Bush satisfied with Cheney's handling of shooting
The Associated Press
WASHINGTON – President Bush is satisfied with Vice President Dick Cheney's account of his Texas hunting accident, a White House spokesman said today, and Texas authorities said they had closed their investigation into the accident without filing any charges.
The Kenedy County Sheriff's Department released its report from Chief Deputy Gilberto San Miguel Jr., which said he interviewed Cheney the morning after Saturday's accident. Cheney explained that he did not see hunting companion Harry Whittington come up behind him and accidentally sprayed him with birdshot in the face and upper body while aiming at a quail, the report said.
Cheney told the story publicly Wednesday in an interview with Fox News Channel — his only public statement on the accident that occurred Saturday on a private Texas ranch.
Cheney described it as "one of the worst days of my life" and rejected the notion that Whittington bears any responsibility. "I'm the guy who pulled the trigger and shot my friend," Cheney said.
Cheney also defended his decision to keep the shooting from the public until a day after it happened, allowing the ranch owner to tell a local newspaper about it instead of making an official announcement from the White House.
White House press secretary Scott McClellan declined to say today whether the president felt the accident should have been revealed earlier.
"I think that the vice president clearly explained the rationale behind that," McClellan said, avoiding a direct response to questions about the timeliness of public disclosure.
"The president's satisfied with what the vice president said yesterday," McClellan said today. "I think the American people are looking at this and saying, enough already," he added.
Cheney's decision to wait a day to announce the accident created a major public relations problem for the White House, with some Republicans even suggesting that it made the situation worse by suggesting the possibility of some sort of cover-up.
San Miguel wrote that his boss, Kenedy County Sheriff Ramon Salinas, called him about 6:30 p.m. CST Saturday, within an hour of the shooting, to say that he should report to the Armstrong Ranch Sunday morning at 8 a.m. to receive more information on a hunting accident there. It is not clear whether San Miguel knew he was going to interview the vice president.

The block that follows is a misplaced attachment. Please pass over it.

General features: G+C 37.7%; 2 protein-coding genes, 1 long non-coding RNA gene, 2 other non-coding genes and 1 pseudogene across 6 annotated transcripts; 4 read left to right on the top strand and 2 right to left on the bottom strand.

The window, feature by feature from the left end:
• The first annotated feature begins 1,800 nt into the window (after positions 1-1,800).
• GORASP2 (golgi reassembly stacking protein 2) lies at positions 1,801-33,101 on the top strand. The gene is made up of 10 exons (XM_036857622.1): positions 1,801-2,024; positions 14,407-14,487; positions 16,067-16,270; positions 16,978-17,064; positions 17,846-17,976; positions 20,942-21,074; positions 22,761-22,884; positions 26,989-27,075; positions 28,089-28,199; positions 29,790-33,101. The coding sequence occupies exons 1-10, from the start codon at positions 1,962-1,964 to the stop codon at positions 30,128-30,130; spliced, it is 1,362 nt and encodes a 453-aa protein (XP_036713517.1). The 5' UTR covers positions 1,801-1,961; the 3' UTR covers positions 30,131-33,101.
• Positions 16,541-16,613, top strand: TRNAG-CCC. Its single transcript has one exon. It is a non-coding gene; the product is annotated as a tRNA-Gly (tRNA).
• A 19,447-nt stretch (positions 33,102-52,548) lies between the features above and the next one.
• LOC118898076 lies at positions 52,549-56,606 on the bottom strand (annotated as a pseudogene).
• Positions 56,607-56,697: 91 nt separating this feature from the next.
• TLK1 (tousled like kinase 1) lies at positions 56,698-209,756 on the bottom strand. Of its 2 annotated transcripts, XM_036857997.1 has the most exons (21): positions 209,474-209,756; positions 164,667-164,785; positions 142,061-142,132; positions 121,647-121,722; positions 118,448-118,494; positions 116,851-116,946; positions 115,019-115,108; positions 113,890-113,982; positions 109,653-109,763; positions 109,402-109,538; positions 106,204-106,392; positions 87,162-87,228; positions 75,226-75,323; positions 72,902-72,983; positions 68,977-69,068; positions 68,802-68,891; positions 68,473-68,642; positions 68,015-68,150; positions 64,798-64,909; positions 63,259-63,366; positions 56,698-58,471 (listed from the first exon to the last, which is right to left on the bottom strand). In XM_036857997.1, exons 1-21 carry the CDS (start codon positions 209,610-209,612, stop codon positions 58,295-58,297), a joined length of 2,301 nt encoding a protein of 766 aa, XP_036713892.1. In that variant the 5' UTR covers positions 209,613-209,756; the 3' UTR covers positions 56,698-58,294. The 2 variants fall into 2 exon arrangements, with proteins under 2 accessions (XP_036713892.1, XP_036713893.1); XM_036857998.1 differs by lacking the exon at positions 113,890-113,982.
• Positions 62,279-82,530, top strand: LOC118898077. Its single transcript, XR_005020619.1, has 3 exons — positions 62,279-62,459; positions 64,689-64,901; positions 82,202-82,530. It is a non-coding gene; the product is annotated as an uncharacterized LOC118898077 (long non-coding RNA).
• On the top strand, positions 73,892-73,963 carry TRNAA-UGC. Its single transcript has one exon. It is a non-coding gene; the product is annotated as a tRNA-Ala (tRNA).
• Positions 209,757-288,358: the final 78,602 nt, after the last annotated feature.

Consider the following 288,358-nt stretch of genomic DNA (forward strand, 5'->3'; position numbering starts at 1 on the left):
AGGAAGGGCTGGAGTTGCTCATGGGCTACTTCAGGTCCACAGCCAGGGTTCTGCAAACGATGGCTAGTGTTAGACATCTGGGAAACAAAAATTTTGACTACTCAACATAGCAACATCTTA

San Miguel said he also got written affidavits from four other members of the hunting party, visited the scene of the accident and interviewed Whittington in the hospital. He said Whittington repeatedly said the shooting was just an accident, that there was no alcohol during the hunt and that he was concerned the case would bring a bad image to hunting in Texas.
San Miguel signed the report with a closed status on Wednesday at 4 p.m. The sheriff's department refused interview requests today, and a dispatcher who answered the phone today said no charges had been filed in the investigation.
Secret Service agents who were with Cheney did not file an incident report about the shooting because other law enforcement agencies were conducting the investigation, said Jim Mackin, the agency's deputy assistant director.
He also said it was the Kenedy County sheriff who decided not to interview Cheney on Saturday, but to wait until Sunday morning. "If they had said we're coming out now (Saturday evening), we would have facilitated it," Mackin said.
Mackin said a local officer had come to the ranch gate Saturday night to offer help after about the ambulance responding there, but left when officers at the gate said they were unaware of any emergency. The Secret Service says early reports that agents turned away deputies wanting to interview Cheney were wrong.
Cheney said he had had a beer at lunch that day but nobody was drinking when they went back out to hunt a couple hours later. Law enforcement officials have ruled out alcohol as a factor, but have not explained how they determined it was not involved.
Whittington remained in stable condition today at a Texas hospital, two days after doctors said one of the shotgun pellets traveled to his heart and he had what they called "a mild heart attack."
Associated Press writers Kelley Shannon in Austin, Texas, and Lynn Brezosky in Corpus Christi contributed to this report.
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